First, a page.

I know. I’ve been there. So exhausted that I couldn’t do anything but weep and beg my baby to sleep. I’ve fallen asleep while physically rocking a cradle and praying to God for delivery.
So, after much desperation, after two children, and after asking dozens of women what works, I present to you some strategies that did help. I’m not promising that they will all work for you, but I sure hope one or two of them will.
The Womb Sounds Bear Audio Pacifier
I don’t want to act like a commercial for another baby “device” that you really don’t need, but this silly contraption really did help my daughter fall asleep. I would strap it to her crib and the (somewhat creepy) imitation of my heartbeat in the womb would sing her to sleep. The downside was, that mine had a timer, and sometimes when the bear shut off, my baby turned back on, but still … for our family, it was worth the $18 investment.
The Bedtime Bath
This solution sounded so overly simple, that I ignored my sister’s advice for months. I thought, nah, that can’t work. Too easy. But it did work. It worked wonders. Just before bed, I gave my son a bath, and it did calm him down and help him fall asleep. Especially if I added a few drops of lavender essential oil, which leads me to …
Yep, I said it. The scent of lavender (as well as other oils) can truly help a baby “unwind.” Be sure to spring for the real thing, however. A bottle of essential oil will last you nearly forever, so it’s not as expensive as it seems, especially if it buys you a few hours of shuteye. Be sure to get essential oil, which actually comes from a plant, not fragrance oil, which comes from God knows where. Then just add a few drops to the bath, and voila! Fragrant sleepytime. You can also put a diffuser in your baby’s room, to keep the aromas circulating all night long.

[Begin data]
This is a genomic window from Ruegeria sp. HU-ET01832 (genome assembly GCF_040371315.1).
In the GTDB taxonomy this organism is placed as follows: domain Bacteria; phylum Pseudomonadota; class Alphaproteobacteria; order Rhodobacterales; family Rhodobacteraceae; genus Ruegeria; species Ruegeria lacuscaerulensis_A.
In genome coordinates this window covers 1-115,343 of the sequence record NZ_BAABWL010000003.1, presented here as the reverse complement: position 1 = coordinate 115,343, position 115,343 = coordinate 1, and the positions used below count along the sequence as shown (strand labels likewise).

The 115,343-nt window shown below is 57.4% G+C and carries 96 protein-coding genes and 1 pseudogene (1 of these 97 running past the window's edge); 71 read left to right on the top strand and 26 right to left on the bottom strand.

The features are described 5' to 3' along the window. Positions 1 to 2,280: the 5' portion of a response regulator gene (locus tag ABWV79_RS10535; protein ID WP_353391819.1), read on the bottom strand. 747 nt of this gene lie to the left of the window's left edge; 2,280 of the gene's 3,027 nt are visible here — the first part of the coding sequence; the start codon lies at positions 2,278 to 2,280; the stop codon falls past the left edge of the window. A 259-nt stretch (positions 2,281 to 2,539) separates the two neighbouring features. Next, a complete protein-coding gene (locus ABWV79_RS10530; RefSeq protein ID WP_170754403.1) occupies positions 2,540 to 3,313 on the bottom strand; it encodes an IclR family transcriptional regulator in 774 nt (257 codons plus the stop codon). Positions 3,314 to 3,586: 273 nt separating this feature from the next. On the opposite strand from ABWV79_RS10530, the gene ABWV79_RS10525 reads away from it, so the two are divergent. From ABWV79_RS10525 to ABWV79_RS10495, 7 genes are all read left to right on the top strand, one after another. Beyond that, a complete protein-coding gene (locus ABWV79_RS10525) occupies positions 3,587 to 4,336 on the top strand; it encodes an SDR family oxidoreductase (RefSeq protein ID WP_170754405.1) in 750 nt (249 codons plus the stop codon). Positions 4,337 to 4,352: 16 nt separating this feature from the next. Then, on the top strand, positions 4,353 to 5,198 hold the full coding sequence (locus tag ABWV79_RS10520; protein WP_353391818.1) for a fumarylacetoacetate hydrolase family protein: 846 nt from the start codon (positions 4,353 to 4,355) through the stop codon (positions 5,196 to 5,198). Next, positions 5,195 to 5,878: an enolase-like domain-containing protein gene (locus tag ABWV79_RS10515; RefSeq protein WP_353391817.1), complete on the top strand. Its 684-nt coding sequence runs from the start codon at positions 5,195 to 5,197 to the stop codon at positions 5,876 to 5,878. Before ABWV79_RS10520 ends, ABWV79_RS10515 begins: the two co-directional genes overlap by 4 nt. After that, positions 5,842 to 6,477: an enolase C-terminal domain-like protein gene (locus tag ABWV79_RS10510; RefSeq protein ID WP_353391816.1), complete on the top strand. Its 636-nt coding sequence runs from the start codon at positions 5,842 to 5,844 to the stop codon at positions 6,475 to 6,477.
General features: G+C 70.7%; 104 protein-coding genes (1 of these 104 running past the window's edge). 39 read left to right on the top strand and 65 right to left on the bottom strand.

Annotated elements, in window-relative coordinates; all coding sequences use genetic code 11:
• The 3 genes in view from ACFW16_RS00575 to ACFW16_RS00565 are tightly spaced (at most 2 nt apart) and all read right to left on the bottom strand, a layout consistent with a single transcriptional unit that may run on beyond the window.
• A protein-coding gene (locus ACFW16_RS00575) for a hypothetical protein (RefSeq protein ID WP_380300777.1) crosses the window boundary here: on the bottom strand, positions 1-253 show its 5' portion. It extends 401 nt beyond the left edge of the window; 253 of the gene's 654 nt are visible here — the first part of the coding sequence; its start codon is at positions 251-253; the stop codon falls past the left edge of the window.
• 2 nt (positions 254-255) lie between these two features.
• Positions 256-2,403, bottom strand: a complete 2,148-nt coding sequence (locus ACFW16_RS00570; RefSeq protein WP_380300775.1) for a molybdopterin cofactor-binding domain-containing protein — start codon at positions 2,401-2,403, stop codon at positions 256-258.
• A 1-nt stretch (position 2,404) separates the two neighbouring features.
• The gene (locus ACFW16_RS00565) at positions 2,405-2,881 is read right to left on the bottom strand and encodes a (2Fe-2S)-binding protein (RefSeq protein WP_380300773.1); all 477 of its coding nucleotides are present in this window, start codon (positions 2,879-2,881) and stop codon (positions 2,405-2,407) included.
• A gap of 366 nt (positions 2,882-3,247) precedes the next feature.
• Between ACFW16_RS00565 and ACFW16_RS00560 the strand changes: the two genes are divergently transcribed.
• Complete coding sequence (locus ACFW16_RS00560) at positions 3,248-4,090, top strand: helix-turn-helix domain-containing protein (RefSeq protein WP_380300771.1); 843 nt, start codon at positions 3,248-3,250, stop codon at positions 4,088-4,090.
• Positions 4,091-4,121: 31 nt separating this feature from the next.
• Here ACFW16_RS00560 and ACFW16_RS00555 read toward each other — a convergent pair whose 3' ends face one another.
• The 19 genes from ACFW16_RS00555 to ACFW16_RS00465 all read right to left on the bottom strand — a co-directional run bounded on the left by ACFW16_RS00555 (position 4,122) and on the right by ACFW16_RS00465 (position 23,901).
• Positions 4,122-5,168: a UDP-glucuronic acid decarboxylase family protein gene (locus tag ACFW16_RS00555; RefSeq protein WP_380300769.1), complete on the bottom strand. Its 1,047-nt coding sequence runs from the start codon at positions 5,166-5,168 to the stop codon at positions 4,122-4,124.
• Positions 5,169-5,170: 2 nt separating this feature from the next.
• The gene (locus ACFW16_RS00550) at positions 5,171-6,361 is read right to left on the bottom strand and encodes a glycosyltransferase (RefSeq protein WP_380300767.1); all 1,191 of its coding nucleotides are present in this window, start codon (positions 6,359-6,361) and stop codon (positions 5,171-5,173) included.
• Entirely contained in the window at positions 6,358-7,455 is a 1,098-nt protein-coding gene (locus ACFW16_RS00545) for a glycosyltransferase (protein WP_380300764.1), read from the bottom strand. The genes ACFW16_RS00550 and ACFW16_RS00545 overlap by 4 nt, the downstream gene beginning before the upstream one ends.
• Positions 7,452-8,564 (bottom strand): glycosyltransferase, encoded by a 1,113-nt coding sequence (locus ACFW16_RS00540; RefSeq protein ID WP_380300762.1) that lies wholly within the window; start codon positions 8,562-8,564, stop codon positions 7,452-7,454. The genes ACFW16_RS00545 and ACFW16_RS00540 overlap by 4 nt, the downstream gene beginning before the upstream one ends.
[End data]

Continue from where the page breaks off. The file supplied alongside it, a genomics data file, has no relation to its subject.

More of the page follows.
Try a Different Sleep Spot
Turns out my son hated his cradle. He just wouldn’t sleep. I mean – Would. Not. Sleep. So long before he was too big for the cradle, we plopped him in the crib, mostly just to give ourselves a change of scenery. And he nearly instantly fell asleep. We don’t need to understand why something works, right? As long as it does. So maybe putting baby in a different spot, or wheeling her cradle or playpen into a different room will help.
Try a Different Outfit
Dr. Sears backs me up on this: some babies just don’t like some materials. I would also argue that babies have a different definition in their little brains of “comfortable temperature.” I changed my son’s pajamas five times before figuring out that he just wanted to be naked. So we put an extra heater in his room, and let him sleep in just a diaper.
Wear Your Baby Out
This worked for both my children. If I tucked them into a wrap or sling, they instantly fell asleep. The trick then becomes, getting them out of the wrap and keeping them asleep. If this doesn’t work, consider asking daddy, gramma, or a friend to wear your baby for a while so that you can get some shuteye.
If it’s any consolation, and I doubt that it is, remember that babies really are not supposed to be good at sleeping. They are still used to sleeping inside mommy’s womb, and this weird world just isn’t the same. Remember too that this is a (very) temporary problem and soon you will be trying to rustle your teenager out of bed for school.